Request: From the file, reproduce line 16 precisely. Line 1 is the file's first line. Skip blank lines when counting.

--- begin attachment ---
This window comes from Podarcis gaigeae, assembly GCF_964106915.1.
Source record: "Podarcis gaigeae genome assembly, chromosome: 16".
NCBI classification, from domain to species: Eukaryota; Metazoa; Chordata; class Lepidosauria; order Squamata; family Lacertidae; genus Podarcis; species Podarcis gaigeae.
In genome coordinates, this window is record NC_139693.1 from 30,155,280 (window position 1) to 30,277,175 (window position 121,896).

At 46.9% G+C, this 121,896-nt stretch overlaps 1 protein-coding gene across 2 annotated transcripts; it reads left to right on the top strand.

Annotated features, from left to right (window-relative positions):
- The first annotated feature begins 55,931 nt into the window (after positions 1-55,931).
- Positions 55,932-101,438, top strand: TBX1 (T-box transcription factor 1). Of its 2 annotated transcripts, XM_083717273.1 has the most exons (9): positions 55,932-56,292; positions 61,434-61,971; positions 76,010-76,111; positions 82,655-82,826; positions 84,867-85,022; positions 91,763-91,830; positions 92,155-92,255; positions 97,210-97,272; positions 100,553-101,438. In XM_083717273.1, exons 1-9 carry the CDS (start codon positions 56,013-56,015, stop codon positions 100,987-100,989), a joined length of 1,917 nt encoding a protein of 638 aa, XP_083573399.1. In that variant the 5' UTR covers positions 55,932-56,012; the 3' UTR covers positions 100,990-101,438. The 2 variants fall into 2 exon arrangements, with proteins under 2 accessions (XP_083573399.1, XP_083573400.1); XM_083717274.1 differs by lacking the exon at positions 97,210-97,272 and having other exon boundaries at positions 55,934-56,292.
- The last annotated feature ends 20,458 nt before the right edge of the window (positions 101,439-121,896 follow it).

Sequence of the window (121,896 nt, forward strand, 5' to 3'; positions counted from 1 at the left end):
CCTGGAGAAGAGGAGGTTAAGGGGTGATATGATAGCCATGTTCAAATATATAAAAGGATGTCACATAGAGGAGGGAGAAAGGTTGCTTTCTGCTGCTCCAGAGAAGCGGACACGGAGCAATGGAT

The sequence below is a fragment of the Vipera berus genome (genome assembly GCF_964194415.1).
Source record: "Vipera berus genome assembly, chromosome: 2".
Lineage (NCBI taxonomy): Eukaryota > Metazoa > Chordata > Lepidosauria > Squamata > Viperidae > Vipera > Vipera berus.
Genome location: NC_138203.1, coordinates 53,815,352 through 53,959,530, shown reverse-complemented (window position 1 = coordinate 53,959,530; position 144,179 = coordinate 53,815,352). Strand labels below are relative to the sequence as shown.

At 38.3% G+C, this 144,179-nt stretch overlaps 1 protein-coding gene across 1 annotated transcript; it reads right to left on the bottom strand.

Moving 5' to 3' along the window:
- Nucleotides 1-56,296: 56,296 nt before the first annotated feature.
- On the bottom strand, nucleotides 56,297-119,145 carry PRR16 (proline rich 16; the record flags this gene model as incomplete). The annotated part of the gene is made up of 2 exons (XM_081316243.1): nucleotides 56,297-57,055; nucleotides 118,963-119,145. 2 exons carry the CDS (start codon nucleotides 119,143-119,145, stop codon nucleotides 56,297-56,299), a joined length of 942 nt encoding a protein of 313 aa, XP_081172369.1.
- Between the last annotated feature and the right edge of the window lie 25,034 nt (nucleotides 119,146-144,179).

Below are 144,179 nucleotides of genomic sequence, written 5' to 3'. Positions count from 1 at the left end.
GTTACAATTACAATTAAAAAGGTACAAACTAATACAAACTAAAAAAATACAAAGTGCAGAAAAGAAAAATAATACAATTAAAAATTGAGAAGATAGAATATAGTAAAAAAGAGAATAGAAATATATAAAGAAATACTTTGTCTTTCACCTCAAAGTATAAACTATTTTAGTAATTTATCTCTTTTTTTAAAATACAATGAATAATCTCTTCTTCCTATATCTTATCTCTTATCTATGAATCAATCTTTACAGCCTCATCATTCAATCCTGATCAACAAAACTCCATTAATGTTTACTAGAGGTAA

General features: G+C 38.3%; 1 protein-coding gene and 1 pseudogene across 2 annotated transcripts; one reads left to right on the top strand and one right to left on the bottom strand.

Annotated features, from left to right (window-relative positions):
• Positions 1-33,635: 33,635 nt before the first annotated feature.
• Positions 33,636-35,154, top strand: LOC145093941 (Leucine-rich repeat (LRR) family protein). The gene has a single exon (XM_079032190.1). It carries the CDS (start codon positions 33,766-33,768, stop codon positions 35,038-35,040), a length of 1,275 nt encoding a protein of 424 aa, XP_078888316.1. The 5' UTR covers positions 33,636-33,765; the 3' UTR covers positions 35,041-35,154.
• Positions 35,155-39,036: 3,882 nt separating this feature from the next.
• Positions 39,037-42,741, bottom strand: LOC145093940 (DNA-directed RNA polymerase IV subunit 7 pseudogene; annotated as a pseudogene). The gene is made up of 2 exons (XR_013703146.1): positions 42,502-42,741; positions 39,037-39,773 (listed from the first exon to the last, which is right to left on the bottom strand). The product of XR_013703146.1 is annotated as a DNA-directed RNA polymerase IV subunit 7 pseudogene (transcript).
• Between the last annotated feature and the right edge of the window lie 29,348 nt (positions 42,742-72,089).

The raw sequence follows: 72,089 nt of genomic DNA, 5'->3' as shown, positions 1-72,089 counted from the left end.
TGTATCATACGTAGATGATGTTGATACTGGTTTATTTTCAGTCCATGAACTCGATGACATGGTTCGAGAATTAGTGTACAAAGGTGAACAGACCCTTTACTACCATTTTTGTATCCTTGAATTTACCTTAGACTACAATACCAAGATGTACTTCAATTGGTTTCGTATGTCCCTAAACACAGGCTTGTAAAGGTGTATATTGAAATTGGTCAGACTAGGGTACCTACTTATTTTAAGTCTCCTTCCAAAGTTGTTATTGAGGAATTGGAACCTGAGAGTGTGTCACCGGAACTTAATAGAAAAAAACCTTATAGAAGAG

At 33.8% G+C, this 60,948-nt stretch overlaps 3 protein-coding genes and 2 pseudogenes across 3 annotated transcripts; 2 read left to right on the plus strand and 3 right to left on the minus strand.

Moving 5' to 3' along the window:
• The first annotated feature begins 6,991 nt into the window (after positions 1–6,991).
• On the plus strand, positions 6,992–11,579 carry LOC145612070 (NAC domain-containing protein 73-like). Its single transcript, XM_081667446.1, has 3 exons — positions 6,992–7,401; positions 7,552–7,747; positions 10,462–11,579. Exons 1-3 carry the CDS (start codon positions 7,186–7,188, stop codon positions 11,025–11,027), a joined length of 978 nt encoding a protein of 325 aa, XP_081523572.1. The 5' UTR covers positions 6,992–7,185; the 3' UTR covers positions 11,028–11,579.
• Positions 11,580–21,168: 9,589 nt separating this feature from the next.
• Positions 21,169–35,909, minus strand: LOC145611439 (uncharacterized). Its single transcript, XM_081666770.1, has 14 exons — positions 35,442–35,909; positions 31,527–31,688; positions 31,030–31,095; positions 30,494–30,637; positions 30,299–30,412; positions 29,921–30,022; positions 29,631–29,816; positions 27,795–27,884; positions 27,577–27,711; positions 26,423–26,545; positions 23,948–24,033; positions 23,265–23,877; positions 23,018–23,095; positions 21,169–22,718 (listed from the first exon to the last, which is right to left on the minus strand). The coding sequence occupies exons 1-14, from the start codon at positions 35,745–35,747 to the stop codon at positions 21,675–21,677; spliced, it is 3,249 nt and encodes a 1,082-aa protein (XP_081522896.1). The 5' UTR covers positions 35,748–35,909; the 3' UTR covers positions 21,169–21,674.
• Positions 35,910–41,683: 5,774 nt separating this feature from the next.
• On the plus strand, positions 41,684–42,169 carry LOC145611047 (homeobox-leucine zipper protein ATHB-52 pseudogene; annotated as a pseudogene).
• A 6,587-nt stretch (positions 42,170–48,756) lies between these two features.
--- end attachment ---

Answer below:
At 38.3% G+C, this 144,179-nt stretch overlaps 1 protein-coding gene across 1 annotated transcript; it reads right to left on the bottom strand.